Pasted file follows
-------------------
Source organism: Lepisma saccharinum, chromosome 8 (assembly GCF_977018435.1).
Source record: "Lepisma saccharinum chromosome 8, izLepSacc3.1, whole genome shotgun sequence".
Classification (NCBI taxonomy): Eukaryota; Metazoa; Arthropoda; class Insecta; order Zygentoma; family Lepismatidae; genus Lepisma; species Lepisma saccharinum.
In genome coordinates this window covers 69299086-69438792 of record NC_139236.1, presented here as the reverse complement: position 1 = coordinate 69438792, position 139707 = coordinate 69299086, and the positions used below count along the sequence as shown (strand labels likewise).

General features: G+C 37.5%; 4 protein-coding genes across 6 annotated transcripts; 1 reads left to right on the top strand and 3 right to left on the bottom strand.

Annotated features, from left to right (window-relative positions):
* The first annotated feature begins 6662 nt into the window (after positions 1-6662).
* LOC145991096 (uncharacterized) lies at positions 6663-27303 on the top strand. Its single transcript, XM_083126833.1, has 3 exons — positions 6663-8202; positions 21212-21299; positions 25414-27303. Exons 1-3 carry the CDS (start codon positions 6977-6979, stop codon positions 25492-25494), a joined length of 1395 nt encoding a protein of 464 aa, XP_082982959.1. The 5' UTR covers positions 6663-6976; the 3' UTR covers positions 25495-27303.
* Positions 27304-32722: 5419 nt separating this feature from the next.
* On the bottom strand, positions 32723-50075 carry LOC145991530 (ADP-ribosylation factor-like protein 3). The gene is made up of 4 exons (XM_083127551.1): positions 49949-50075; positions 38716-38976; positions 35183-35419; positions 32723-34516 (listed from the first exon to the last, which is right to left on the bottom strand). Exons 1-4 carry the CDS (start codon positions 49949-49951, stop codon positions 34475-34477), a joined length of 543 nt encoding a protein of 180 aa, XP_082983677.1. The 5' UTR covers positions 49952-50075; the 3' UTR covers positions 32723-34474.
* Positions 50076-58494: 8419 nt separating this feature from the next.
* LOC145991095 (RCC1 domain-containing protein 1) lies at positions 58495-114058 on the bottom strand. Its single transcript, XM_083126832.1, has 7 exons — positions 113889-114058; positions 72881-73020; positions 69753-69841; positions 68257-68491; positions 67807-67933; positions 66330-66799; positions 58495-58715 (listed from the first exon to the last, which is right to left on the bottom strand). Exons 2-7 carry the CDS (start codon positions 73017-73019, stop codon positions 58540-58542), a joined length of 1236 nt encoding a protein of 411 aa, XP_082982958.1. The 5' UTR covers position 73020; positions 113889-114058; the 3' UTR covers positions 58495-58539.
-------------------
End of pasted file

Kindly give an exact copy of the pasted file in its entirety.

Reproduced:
Source organism: Lepisma saccharinum, chromosome 8 (assembly GCF_977018435.1).
Source record: "Lepisma saccharinum chromosome 8, izLepSacc3.1, whole genome shotgun sequence".
Classification (NCBI taxonomy): Eukaryota; Metazoa; Arthropoda; class Insecta; order Zygentoma; family Lepismatidae; genus Lepisma; species Lepisma saccharinum.
In genome coordinates this window covers 69299086-69438792 of record NC_139236.1, presented here as the reverse complement: position 1 = coordinate 69438792, position 139707 = coordinate 69299086, and the positions used below count along the sequence as shown (strand labels likewise).

General features: G+C 37.5%; 4 protein-coding genes across 6 annotated transcripts; 1 reads left to right on the top strand and 3 right to left on the bottom strand.

Annotated features, from left to right (window-relative positions):
* The first annotated feature begins 6662 nt into the window (after positions 1-6662).
* LOC145991096 (uncharacterized) lies at positions 6663-27303 on the top strand. Its single transcript, XM_083126833.1, has 3 exons — positions 6663-8202; positions 21212-21299; positions 25414-27303. Exons 1-3 carry the CDS (start codon positions 6977-6979, stop codon positions 25492-25494), a joined length of 1395 nt encoding a protein of 464 aa, XP_082982959.1. The 5' UTR covers positions 6663-6976; the 3' UTR covers positions 25495-27303.
* Positions 27304-32722: 5419 nt separating this feature from the next.
* On the bottom strand, positions 32723-50075 carry LOC145991530 (ADP-ribosylation factor-like protein 3). The gene is made up of 4 exons (XM_083127551.1): positions 49949-50075; positions 38716-38976; positions 35183-35419; positions 32723-34516 (listed from the first exon to the last, which is right to left on the bottom strand). Exons 1-4 carry the CDS (start codon positions 49949-49951, stop codon positions 34475-34477), a joined length of 543 nt encoding a protein of 180 aa, XP_082983677.1. The 5' UTR covers positions 49952-50075; the 3' UTR covers positions 32723-34474.
* Positions 50076-58494: 8419 nt separating this feature from the next.
* LOC145991095 (RCC1 domain-containing protein 1) lies at positions 58495-114058 on the bottom strand. Its single transcript, XM_083126832.1, has 7 exons — positions 113889-114058; positions 72881-73020; positions 69753-69841; positions 68257-68491; positions 67807-67933; positions 66330-66799; positions 58495-58715 (listed from the first exon to the last, which is right to left on the bottom strand). Exons 2-7 carry the CDS (start codon positions 73017-73019, stop codon positions 58540-58542), a joined length of 1236 nt encoding a protein of 411 aa, XP_082982958.1. The 5' UTR covers position 73020; positions 113889-114058; the 3' UTR covers positions 58495-58539.